Subaru Recalls 395,000 vehicles in Japan
Following similar misconduct at Nissan, Subaru admitted that for over 30 years, final inspections of new vehicles at its main Gunma complex north of Tokyo were sometimes completed by inspectors who were not certified to do so, thereby violating government mandated requirements. With the admission, Subaru said it was recalling 395,000 domestic vehicles, which could cost the company around ¥20 billion (roughly P9 billion).
Bigger problems loom
In a statement, the Japanese car brand said its stockholders are yet to decide when it will schedule the recall, so as of the moment, it will not make any revisions for the financial forecasts for the fiscal year ending in March.
After forecasting a full-year operating profit of ¥410 billion a year ago, Subaru reduced its forecast to ¥380 billion when it announced quarterly profit results recently. The decline was the result of weak sales in the United States, the carmaker’s biggest market.
Japanese quality takes a blow
The Japanese car making industry, which has made a solid reputation for practicality and durability over the years, has taken a blow in recent months due to the successive announcements from Nissan and Subaru regarding the improper final inspection procedures at its local plants.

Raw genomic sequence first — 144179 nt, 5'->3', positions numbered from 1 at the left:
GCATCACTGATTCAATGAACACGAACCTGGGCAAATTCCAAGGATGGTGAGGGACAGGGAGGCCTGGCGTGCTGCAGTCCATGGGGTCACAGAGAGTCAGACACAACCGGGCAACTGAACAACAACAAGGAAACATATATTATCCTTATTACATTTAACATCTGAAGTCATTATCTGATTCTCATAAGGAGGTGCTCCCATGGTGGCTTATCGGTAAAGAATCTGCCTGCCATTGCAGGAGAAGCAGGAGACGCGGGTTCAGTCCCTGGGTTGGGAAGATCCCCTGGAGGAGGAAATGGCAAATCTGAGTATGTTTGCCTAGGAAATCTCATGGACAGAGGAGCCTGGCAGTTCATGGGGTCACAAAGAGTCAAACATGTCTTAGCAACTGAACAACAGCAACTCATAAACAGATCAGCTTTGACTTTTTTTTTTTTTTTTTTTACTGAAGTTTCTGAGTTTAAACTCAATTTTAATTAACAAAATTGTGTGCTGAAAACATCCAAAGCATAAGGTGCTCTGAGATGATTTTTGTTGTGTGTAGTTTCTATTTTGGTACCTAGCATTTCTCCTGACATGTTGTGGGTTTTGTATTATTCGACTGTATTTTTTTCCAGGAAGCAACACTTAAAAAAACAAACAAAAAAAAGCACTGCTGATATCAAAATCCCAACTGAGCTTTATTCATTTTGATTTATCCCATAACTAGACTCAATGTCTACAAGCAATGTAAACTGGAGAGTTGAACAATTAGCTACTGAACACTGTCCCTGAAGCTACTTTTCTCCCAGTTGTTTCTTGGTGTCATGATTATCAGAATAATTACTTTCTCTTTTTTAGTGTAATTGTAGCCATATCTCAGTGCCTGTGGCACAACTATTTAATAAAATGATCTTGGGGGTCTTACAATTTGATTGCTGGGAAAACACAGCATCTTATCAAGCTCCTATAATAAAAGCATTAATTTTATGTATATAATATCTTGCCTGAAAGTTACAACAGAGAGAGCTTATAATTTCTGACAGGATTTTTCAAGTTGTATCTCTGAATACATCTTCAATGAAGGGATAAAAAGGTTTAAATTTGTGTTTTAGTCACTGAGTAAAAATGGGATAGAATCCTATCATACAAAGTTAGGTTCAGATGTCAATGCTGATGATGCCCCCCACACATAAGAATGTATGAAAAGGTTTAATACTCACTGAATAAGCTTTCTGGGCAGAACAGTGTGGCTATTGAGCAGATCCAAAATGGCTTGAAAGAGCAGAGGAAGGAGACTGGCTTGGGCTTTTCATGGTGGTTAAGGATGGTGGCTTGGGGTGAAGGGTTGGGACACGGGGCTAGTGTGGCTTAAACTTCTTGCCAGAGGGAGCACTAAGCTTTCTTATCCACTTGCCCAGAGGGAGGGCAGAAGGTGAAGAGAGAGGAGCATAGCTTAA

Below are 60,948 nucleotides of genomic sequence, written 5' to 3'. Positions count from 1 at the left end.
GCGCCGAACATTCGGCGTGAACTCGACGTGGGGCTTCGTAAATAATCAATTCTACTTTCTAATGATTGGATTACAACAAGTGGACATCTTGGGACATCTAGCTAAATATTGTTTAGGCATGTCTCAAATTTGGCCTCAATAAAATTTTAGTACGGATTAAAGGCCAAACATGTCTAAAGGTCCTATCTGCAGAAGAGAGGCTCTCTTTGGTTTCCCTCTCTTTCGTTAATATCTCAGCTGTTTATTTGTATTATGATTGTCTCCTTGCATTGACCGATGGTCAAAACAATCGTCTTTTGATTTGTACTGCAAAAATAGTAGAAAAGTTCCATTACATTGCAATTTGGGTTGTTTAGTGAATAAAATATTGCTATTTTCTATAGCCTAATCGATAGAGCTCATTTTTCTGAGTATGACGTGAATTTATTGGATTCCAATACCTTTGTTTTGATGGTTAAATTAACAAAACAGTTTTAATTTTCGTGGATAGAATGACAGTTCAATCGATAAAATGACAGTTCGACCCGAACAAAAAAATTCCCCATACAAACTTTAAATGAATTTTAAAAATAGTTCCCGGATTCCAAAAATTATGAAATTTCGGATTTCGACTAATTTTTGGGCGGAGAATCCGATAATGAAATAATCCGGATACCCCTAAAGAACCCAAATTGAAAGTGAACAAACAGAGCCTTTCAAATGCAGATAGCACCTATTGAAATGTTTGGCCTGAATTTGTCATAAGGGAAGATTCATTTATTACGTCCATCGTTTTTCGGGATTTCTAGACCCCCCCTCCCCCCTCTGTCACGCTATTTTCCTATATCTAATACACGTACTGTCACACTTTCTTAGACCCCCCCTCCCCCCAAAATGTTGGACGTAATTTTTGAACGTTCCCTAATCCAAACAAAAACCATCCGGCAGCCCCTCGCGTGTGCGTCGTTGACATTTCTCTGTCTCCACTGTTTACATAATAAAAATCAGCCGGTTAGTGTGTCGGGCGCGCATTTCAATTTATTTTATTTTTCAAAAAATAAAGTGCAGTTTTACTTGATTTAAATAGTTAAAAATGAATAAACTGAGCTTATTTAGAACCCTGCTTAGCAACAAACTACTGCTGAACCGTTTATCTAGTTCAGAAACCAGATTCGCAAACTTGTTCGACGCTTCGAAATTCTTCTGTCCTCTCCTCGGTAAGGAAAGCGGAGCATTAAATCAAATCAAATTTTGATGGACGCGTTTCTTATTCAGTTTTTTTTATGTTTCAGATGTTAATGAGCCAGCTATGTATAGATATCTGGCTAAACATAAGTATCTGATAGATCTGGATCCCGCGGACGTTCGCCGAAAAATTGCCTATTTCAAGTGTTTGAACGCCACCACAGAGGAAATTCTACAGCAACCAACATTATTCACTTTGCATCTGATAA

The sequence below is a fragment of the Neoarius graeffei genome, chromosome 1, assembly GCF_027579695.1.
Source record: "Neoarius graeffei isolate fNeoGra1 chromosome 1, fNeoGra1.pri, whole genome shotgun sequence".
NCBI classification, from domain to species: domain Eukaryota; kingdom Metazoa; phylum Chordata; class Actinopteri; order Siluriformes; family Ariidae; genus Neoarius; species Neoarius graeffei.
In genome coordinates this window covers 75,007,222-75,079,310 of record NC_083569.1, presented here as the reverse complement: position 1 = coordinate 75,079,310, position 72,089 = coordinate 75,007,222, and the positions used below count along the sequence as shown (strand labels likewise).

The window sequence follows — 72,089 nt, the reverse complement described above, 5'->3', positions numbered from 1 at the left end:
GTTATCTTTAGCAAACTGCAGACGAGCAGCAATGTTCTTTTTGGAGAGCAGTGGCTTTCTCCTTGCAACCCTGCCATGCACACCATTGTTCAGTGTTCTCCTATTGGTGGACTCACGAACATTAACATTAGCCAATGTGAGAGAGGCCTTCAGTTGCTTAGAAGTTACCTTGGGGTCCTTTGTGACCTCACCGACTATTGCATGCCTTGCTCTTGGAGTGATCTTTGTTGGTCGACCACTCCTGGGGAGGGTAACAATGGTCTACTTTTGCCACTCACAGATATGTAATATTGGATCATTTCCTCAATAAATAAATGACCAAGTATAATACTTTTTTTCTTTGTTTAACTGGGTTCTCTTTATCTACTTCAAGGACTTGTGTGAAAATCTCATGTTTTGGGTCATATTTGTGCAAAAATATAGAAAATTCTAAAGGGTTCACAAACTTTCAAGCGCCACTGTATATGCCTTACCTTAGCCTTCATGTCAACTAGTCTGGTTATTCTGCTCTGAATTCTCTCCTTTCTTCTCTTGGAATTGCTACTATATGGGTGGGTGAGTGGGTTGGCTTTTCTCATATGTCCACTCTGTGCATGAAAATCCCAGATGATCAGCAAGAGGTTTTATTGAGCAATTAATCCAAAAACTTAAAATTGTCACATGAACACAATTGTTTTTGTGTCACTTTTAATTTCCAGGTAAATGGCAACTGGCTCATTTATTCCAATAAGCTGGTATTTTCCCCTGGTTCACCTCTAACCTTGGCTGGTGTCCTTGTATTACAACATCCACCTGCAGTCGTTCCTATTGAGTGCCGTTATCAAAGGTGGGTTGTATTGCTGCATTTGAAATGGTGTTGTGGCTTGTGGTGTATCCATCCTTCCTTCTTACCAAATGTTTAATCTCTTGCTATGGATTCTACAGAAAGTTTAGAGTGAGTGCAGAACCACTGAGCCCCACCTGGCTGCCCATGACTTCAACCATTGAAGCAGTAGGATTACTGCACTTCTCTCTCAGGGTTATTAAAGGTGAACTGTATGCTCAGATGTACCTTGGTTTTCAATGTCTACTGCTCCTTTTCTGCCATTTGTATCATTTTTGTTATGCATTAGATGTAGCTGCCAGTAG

The country’s quality control reputation further suffered a blow after a massive data-fabrication scandal at Kobe Steel, the country’s third largest steel manufacturer.
In late October, Nissan was forced to suspend domestic vehicle production for two weeks after the carmaker’s own admission that unauthorized inspectors continued to certify vehicles even after the discovery of the malpractice earlier. Mid-October, Nissan announced the recall of close to 1.2 million vehicles produced in its native Japan for the past three years after news broke out that unqualified technicians carried out the final inspections of the vehicles.
Japan’s second largest car manufacturer estimated that the recall will cost the company ¥25 billion, but that was before Nissan’s suspension announcement.
Nissan resumed soft operations some time in the first week of November.